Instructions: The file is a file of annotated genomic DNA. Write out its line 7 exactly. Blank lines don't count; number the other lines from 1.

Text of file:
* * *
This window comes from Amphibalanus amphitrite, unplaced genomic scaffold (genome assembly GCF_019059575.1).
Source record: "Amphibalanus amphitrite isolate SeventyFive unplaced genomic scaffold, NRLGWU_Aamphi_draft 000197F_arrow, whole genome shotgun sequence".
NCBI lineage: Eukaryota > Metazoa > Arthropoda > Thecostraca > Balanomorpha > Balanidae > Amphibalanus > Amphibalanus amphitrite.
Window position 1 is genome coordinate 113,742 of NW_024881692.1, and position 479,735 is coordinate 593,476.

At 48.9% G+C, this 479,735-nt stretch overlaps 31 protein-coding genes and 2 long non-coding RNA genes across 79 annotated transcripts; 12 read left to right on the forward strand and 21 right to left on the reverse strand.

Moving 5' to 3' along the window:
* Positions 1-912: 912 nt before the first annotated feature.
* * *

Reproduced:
* Positions 1-912: 912 nt before the first annotated feature.